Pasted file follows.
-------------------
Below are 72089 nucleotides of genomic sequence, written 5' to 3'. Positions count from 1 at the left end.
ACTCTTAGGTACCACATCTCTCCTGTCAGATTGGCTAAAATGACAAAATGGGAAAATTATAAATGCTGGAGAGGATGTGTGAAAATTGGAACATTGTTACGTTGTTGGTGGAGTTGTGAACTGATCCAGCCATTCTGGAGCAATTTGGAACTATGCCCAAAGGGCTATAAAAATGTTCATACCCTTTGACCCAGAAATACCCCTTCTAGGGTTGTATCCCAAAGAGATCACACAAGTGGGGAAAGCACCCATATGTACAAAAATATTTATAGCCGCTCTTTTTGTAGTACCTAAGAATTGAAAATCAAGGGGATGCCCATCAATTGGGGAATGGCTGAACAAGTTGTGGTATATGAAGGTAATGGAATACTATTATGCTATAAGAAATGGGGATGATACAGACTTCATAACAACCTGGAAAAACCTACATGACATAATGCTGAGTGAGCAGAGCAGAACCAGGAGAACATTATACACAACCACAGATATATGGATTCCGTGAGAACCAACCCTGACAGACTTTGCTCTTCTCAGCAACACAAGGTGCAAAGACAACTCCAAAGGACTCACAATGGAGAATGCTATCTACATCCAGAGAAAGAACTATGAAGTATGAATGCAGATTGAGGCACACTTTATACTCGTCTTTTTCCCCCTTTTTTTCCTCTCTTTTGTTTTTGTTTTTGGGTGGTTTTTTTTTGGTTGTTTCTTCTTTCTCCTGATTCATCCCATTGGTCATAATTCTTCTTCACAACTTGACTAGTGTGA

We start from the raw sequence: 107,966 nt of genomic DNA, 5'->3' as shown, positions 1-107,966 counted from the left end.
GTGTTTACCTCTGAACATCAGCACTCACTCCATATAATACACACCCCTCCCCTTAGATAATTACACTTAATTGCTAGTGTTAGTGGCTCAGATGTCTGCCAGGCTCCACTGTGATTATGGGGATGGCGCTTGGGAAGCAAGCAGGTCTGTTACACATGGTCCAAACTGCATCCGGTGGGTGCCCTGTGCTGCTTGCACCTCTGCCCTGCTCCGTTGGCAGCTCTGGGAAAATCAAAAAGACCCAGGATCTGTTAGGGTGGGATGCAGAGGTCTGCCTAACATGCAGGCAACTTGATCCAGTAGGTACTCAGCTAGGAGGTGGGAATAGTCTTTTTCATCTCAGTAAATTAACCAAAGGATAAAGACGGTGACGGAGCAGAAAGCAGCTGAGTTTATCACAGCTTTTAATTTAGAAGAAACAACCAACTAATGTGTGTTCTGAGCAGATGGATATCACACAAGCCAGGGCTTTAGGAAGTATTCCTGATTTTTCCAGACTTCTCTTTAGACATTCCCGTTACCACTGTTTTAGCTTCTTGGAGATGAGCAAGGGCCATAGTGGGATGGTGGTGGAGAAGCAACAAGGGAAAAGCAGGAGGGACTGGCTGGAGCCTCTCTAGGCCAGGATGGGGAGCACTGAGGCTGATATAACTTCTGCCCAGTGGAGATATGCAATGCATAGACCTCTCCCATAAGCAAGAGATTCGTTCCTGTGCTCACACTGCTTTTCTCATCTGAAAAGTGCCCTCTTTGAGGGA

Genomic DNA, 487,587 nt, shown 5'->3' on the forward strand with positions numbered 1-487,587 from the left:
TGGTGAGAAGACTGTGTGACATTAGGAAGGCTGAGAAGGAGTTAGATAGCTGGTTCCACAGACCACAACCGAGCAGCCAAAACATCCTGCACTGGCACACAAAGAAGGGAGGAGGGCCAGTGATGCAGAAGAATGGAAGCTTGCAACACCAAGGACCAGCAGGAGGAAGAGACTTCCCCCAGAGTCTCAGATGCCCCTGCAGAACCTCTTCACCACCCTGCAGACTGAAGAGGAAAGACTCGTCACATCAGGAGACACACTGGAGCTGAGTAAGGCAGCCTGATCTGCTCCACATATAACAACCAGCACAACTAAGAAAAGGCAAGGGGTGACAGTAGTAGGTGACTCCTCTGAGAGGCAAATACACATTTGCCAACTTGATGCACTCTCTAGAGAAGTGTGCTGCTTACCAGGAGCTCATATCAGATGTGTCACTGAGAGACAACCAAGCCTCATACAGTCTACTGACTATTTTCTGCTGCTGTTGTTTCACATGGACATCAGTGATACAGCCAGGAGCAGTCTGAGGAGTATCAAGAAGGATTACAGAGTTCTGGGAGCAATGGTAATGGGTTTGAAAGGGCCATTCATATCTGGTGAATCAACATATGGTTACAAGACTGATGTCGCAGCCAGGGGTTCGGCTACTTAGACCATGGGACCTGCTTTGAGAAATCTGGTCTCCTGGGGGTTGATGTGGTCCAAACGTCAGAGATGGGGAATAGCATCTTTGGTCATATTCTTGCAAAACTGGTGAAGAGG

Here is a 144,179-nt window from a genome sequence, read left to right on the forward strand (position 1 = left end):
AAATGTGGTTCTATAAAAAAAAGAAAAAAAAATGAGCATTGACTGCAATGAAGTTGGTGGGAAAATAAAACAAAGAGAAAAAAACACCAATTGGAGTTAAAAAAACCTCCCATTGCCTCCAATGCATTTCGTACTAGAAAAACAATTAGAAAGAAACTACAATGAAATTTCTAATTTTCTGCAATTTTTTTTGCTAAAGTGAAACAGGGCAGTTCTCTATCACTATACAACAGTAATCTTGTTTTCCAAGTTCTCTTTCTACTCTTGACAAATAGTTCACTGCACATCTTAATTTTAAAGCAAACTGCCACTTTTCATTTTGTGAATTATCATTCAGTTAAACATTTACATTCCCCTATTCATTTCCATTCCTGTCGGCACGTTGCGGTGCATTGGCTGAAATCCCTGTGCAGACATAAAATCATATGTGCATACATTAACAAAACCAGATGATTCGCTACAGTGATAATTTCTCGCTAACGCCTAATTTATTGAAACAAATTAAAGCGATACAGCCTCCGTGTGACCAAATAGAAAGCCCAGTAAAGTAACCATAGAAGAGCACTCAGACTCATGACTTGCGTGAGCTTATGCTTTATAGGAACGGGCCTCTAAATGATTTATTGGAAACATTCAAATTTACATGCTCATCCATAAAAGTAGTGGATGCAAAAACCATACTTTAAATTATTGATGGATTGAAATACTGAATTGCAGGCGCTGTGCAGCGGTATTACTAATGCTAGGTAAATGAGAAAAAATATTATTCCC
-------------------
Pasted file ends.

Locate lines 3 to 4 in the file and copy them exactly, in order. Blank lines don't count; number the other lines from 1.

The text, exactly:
We start from the raw sequence: 107,966 nt of genomic DNA, 5'->3' as shown, positions 1-107,966 counted from the left end.
GTGTTTACCTCTGAACATCAGCACTCACTCCATATAATACACACCCCTCCCCTTAGATAATTACACTTAATTGCTAGTGTTAGTGGCTCAGATGTCTGCCAGGCTCCACTGTGATTATGGGGATGGCGCTTGGGAAGCAAGCAGGTCTGTTACACATGGTCCAAACTGCATCCGGTGGGTGCCCTGTGCTGCTTGCACCTCTGCCCTGCTCCGTTGGCAGCTCTGGGAAAATCAAAAAGACCCAGGATCTGTTAGGGTGGGATGCAGAGGTCTGCCTAACATGCAGGCAACTTGATCCAGTAGGTACTCAGCTAGGAGGTGGGAATAGTCTTTTTCATCTCAGTAAATTAACCAAAGGATAAAGACGGTGACGGAGCAGAAAGCAGCTGAGTTTATCACAGCTTTTAATTTAGAAGAAACAACCAACTAATGTGTGTTCTGAGCAGATGGATATCACACAAGCCAGGGCTTTAGGAAGTATTCCTGATTTTTCCAGACTTCTCTTTAGACATTCCCGTTACCACTGTTTTAGCTTCTTGGAGATGAGCAAGGGCCATAGTGGGATGGTGGTGGAGAAGCAACAAGGGAAAAGCAGGAGGGACTGGCTGGAGCCTCTCTAGGCCAGGATGGGGAGCACTGAGGCTGATATAACTTCTGCCCAGTGGAGATATGCAATGCATAGACCTCTCCCATAAGCAAGAGATTCGTTCCTGTGCTCACACTGCTTTTCTCATCTGAAAAGTGCCCTCTTTGAGGGA